It has long been realized that the healthiest wine is red because it brings to our bodies a group of organic chemicals that can serve as clot-inhibiting, bad cholesterol reducing, antioxidant-enriching properties. The 1990’s the famous 60 Minutes installment by Morley Safer introduced us to the “French Paradox.”
Paradoxically, the French people have a relatively low incidence of coronary heart disease while having a diet rich in saturated fats. Drinking red wine with meals is thought to be a preventative contributor to this paradox.
The latest studies on determining the healthiest wine have been truly amazing. The positive health effects of wine drunk in moderation are anti-atherosclerotic (anti-plaque in vessels) and antithrombotic (anti-clot formation). Red wine grapes are rich in antioxidants (natural scavengers that prevent oxidation of other molecules by capturing cell-damaging free radicals). Additionally, red grapes are rich in resveratrol, a polyphenol found in the skin and seeds of red grapes, and is considered one of the agents that can inhibit cancer-feeding blood vessels. In the process of wine making, the contact time between the liquid and grapes skins and seed during fermentation serves to extract these agents into the wine. The longer the contact, the greater are the concentrations of OPC’s – oligomeric procyanidins, another class of antioxidant bioflavanoids along with resveratrol.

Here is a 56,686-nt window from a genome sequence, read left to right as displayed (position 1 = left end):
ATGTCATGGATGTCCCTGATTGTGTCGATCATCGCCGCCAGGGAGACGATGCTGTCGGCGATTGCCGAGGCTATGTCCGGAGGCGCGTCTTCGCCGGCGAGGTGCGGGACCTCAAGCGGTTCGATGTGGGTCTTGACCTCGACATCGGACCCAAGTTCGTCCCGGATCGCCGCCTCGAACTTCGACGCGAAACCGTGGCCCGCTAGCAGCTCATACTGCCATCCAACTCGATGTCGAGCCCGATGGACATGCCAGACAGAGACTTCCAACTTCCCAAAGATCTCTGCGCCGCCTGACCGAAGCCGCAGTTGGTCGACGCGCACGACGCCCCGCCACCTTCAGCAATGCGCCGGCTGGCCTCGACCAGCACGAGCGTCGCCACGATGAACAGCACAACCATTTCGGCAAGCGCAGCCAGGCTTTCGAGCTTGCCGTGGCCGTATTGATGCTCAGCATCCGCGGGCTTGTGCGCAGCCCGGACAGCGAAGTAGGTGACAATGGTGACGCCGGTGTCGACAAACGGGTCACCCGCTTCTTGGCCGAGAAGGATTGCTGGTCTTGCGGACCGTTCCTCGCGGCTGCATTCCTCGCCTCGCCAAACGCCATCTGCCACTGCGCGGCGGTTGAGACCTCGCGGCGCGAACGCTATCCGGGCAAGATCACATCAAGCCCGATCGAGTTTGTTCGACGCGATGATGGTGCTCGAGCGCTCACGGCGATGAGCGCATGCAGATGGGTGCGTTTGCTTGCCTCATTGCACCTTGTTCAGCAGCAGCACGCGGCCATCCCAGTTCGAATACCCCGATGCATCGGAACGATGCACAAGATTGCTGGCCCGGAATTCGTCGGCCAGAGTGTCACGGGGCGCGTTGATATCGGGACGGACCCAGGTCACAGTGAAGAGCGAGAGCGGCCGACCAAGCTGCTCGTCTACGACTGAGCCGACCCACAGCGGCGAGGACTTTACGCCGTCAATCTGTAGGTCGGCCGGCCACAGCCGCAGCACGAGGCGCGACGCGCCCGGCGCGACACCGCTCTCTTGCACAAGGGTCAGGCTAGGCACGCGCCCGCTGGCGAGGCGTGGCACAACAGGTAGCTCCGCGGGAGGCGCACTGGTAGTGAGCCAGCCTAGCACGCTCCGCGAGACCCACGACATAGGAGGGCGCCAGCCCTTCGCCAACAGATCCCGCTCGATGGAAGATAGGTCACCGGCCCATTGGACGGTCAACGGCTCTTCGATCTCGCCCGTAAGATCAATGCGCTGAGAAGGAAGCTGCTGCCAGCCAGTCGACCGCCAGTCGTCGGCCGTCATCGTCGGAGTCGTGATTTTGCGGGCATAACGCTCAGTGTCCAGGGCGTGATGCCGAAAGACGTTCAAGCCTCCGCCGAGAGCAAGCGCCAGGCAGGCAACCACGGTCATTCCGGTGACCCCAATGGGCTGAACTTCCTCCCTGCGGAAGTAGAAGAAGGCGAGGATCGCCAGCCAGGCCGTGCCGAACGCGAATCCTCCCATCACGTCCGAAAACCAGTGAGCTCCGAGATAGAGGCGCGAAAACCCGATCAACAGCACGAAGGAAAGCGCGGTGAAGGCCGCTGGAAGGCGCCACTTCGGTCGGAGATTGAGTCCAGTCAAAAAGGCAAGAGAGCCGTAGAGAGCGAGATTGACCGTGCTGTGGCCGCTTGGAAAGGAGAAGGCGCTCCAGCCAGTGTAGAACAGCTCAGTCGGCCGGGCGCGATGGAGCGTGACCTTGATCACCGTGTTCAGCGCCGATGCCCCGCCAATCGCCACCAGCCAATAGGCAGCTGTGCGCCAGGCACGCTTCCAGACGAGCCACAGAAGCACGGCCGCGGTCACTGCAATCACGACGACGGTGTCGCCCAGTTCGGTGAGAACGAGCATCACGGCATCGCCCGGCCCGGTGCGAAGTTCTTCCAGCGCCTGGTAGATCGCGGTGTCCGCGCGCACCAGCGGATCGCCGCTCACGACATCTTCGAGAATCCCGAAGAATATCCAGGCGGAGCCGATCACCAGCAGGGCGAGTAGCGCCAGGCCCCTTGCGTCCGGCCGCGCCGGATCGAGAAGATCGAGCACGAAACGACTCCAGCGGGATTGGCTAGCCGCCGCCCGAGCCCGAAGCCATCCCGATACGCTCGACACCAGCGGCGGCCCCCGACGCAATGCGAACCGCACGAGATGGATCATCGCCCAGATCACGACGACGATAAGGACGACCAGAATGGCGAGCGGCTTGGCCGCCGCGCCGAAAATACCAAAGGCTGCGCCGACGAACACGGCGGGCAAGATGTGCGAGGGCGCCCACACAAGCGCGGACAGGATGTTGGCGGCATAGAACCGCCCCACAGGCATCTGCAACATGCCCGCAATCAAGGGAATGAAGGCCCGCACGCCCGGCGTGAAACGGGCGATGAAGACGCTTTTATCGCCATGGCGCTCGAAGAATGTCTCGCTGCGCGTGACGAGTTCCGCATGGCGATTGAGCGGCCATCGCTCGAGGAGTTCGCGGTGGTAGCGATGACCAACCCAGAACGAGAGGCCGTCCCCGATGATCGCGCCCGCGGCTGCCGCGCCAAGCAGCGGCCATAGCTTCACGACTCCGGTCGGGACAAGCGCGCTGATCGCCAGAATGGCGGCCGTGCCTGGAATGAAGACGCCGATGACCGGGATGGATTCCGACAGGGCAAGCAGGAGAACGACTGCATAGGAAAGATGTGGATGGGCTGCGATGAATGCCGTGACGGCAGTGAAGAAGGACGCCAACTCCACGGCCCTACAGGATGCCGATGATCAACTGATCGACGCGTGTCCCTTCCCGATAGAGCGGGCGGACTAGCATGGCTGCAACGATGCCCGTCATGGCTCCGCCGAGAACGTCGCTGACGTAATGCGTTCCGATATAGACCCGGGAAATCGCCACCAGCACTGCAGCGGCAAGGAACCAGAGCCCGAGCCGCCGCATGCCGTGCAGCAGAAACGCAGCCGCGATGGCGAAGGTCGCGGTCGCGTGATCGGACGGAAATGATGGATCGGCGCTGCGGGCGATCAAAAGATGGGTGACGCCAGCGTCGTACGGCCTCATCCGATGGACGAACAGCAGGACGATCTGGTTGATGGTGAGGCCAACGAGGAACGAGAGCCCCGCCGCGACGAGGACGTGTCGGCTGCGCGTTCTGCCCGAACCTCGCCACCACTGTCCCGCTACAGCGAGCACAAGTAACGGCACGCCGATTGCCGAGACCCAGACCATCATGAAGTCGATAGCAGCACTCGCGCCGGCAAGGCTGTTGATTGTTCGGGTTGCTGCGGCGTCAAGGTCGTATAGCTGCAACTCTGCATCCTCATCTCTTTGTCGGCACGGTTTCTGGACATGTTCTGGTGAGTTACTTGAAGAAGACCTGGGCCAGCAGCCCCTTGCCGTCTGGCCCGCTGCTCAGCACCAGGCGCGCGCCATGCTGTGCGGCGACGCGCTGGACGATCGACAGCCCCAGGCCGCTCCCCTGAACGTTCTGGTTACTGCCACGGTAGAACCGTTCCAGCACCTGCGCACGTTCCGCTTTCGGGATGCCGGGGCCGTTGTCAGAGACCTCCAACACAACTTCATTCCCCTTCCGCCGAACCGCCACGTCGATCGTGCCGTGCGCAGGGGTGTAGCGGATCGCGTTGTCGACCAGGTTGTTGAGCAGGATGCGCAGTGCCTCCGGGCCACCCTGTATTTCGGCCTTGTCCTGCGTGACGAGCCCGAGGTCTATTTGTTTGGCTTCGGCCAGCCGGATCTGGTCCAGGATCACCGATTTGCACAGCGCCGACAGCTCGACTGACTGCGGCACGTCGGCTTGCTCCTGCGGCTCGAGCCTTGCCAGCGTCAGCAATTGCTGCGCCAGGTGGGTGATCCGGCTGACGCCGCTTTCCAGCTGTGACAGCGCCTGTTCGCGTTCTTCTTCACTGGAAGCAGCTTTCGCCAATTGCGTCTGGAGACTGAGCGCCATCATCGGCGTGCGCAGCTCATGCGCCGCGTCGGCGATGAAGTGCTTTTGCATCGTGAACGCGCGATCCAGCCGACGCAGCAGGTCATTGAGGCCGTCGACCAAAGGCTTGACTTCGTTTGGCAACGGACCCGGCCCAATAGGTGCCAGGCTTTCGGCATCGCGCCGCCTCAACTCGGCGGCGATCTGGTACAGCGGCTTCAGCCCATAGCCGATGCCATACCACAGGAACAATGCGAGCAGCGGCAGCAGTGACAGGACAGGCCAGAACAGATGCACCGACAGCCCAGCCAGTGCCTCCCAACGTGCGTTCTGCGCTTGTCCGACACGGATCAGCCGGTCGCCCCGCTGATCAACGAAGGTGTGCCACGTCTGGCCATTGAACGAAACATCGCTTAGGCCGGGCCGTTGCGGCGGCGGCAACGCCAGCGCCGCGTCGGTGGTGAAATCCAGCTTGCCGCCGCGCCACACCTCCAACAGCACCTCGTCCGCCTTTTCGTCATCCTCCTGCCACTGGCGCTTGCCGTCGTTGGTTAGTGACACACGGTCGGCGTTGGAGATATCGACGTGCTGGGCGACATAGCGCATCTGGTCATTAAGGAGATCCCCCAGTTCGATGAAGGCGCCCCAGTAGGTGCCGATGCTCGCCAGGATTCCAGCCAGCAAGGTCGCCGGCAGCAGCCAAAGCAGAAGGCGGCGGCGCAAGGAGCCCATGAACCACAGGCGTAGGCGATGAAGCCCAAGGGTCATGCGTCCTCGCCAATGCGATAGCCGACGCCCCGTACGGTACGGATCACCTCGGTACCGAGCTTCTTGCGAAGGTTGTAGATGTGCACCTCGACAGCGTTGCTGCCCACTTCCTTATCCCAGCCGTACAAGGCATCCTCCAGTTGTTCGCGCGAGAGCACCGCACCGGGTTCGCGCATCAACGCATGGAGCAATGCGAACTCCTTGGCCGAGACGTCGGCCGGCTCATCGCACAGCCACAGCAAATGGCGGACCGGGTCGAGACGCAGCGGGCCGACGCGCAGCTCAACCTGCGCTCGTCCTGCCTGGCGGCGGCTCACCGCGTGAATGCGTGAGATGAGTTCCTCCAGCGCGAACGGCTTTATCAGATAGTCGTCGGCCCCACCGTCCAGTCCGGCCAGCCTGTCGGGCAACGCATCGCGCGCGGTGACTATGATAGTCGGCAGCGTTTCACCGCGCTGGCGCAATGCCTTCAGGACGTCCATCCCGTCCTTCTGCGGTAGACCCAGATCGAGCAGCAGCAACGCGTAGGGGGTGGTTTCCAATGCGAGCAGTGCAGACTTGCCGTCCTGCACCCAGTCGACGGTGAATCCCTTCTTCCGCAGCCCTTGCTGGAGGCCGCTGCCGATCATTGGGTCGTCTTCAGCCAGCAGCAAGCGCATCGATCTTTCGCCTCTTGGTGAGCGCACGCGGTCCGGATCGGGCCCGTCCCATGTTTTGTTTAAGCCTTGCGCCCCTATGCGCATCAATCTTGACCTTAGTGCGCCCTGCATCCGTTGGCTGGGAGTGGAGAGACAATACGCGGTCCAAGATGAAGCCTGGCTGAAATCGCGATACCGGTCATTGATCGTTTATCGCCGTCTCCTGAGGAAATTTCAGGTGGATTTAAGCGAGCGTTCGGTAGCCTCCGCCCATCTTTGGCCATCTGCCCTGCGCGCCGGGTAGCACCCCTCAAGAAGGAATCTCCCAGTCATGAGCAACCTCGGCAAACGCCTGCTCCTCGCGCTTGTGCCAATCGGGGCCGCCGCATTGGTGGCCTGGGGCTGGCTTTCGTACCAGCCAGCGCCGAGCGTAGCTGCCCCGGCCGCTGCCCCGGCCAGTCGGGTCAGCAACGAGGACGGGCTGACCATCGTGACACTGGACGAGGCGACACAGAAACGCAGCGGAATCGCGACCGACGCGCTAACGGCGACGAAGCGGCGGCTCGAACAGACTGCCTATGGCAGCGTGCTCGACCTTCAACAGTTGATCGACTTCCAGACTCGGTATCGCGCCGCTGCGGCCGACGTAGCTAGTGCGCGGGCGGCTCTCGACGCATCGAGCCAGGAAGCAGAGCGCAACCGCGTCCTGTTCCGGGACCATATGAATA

“A vast body of scientific evidence over the past 20 years has repeatedly suggested that moderate wine consumption is beneficial for women,” says Karen MacNeil, author of The Wine Bible. “What’s surprising is not that a moderate amount of wine is healthful; but rather that this fantastic news has not been more widely disseminated to the public.”
Master Sommelier, Catherine Fallis, has written, “Grape tannins, a component of grape skins found in high concentrations in red wines, are commonly known as anti-oxidants which may inhibit heart problems and cancers, are antihistaminic, antiviral, and may slow the destruction of collagen in our tissues and skin. It’s easy to see why red is the healthiest wine. Caution: overindulging in wine may have health risks related to its alcohol content so check with your doctor first and always have wine with a meal.”
On her website Planet Grape she describes the benefits of the Italian grape, Sagrantino.
“One of the secrets of Sagrantino’s success, not easy to achieve when hiding in the shadows of Tuscany, is its unique health benefit. Roger Corder, author of The Red Wine Diet, observed that “the Caprai Montefalco Sagrantino Collegian [in Umbria, Italy] is not only rich and powerful, it also has one of the highest procyanidins contents I’ve ever found.” Marco Caprai explained, “With over 5 milligrams per liter of polyphenolics, Sagrantino seems to be the richest kind of grape in the world for tannins, and that plays a very important role if we want to talk about the benefits of drinking a glass of red wine daily. So many studies to uncover a cause for why red wine is the healthiest wine have focused on its phenolic constituents, particularly resveratrol and the flavonoids. As it turns out, Sagrantino, with its thick skin, is one of the richest grapes in resveratrol.”